Like her protagonist Shannon Kendricks, Cathy Parker is an attorney. She volunteered as a zoo keeper's aide for eight years and did have a very special beluga buddy, Mauyak. As to encounters with alien children, she is not saying. She was also a radio and print journalist and once was the 'Jill of all trades' for a small satellite paper in Wyoming. She did everything from taking to the photos to writing the articles and op-ed pieces to helping with layout and hauling the newspapers through blizzards once a week. As a result, she saw lambs being born and went on a cattle drive and ate her first (and last) Rocky Mountain Oyster. She has seen mountain gorillas in the wild in Rwanda and orangutans in Borneo and even rocked an orphaned baby orangutan to sleep on her chest. She has volunteered with a chimpanzee sanctuary for former research subjects. So you can see where her heart lies. Currently she is happy at home with her black brindle mastiff and her black cat. All similarities between her cat and Narcissus are purely and probably coincidental.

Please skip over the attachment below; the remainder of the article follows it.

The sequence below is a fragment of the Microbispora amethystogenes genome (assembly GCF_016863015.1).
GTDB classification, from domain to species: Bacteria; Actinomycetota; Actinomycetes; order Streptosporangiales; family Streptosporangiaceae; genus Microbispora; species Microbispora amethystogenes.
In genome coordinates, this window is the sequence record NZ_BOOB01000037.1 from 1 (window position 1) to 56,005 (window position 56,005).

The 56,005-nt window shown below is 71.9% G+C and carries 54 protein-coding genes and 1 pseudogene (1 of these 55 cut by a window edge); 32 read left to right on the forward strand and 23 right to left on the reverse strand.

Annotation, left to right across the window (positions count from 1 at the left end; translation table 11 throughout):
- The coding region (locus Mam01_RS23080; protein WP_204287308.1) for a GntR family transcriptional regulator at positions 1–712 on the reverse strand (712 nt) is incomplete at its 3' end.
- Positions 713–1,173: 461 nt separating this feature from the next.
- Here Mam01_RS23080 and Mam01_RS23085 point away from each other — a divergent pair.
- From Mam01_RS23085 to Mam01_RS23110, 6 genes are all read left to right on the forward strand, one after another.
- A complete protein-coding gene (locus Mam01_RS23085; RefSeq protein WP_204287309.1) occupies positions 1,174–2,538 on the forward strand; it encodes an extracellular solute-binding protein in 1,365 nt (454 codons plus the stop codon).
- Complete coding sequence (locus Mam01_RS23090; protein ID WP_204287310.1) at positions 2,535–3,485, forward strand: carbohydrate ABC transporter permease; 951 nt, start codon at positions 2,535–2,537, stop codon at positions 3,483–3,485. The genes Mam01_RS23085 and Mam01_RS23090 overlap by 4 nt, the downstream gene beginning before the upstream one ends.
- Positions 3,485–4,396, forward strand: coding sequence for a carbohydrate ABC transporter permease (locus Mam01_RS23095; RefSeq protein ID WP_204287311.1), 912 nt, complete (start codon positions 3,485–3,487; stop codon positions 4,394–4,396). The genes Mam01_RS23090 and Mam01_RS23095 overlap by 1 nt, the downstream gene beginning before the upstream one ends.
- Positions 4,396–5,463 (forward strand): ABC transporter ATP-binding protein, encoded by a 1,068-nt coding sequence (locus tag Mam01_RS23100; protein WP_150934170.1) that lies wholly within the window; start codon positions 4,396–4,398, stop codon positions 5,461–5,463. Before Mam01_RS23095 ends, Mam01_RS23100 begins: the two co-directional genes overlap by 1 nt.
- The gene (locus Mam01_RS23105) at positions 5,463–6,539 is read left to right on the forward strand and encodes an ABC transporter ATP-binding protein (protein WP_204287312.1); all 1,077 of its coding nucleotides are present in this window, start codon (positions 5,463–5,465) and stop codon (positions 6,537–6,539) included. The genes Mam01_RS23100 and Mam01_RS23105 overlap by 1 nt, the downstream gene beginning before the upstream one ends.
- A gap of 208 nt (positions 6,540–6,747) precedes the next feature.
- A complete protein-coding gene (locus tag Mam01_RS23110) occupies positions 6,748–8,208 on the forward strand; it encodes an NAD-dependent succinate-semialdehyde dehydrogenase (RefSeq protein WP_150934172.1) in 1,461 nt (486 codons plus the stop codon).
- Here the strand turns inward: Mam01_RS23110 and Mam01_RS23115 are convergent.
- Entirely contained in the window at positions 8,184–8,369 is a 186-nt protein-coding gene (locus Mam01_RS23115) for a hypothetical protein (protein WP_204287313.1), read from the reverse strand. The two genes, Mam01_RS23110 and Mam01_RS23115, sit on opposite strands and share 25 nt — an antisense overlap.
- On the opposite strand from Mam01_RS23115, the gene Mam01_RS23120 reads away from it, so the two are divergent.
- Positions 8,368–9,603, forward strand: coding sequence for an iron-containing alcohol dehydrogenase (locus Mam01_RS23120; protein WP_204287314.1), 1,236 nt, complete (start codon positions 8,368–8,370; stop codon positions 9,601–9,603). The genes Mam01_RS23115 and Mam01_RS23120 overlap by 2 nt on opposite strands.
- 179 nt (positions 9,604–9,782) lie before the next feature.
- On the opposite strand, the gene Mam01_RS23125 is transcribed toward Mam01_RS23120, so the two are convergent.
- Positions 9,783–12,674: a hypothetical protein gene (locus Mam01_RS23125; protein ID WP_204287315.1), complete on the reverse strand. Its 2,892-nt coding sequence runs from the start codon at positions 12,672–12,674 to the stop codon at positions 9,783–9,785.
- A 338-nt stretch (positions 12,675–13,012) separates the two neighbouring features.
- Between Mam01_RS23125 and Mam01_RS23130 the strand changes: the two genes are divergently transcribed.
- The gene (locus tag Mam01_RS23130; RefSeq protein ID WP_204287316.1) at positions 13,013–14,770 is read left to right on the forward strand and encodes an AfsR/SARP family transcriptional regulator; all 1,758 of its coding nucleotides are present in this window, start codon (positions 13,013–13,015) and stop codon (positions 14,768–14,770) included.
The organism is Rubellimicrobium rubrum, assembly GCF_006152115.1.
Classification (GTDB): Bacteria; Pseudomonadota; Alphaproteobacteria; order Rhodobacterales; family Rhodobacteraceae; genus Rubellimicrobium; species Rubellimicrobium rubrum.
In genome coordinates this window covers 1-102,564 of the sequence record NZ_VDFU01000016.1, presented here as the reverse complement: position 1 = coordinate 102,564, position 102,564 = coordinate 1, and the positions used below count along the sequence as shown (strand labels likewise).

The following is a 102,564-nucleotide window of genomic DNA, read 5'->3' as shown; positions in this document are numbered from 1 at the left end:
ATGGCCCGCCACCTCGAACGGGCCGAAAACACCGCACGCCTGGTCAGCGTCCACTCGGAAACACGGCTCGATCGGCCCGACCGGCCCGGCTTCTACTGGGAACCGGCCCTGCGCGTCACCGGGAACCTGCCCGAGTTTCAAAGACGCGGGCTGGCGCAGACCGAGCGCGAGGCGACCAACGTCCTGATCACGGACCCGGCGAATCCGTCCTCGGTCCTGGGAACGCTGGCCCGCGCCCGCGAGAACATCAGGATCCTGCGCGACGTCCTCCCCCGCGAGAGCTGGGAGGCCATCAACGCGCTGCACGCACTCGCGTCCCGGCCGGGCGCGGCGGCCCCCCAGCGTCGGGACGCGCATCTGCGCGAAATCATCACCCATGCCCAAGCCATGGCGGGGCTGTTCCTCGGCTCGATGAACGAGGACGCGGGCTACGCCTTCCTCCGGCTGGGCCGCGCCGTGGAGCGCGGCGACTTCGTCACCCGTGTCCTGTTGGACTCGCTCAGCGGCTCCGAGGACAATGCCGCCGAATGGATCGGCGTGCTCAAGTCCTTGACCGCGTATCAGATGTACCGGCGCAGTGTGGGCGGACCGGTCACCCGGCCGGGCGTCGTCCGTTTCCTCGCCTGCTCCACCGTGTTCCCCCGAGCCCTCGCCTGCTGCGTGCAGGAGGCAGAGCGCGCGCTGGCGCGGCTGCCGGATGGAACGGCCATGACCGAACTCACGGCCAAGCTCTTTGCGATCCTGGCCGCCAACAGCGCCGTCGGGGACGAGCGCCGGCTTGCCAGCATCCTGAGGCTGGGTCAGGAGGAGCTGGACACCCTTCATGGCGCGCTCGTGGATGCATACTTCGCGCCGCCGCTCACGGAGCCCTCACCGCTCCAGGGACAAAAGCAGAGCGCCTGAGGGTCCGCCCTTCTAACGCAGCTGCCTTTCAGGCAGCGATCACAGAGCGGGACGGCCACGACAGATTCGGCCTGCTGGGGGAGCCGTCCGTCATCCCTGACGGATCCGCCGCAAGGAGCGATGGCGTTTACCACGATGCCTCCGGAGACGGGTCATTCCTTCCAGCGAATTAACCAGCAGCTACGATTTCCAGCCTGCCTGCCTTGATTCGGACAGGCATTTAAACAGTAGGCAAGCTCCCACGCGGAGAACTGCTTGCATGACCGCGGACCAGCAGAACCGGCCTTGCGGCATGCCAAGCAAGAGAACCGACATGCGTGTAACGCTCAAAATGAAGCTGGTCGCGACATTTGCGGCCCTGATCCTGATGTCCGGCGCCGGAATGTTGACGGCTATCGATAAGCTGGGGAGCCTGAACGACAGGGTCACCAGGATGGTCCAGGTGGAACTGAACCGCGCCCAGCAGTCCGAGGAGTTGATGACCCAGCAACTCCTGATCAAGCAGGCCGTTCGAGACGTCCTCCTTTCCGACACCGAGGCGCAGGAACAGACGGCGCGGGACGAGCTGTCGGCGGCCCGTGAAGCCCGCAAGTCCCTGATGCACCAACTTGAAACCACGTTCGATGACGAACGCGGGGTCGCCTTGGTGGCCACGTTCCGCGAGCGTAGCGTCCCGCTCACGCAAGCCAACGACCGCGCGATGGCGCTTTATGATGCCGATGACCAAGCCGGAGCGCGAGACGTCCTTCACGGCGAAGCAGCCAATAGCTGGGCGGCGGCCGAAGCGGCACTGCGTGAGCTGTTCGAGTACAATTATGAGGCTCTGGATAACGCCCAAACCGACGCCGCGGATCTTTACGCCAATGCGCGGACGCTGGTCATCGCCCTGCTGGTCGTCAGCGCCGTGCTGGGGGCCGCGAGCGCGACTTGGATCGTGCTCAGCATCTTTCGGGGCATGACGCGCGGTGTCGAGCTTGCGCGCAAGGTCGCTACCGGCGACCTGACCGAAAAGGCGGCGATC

I am quite under the weather today but I didn't want to miss the chance to connect with you so I thought I would tell you a bit about the Strangler Fig Tree. This particular giant grows in Monteverde, Costa Rica. The tree starts in the high branches of another species of tree, having been deposited by a bird or other creature. There, it begins to grow. Many trees in the tropics contain epiphytes, plants which can grow without soil, and without harm to their hosts, so this beginning is not unusual. There, however, the story begins to turn a bit sinister. The Strangler Fig sends roots downwards, down, and down, until they reach the ground. And they continue to grow and thicken. Soon the tree on which the Strangler Fig has taken root has no access to sun and less access to nutrients from the soil. It slowly dies. After a time, it disappears, leaving the Strangler Fig standing strong and tall with a hollow interior as the only reminder of what has disappeared.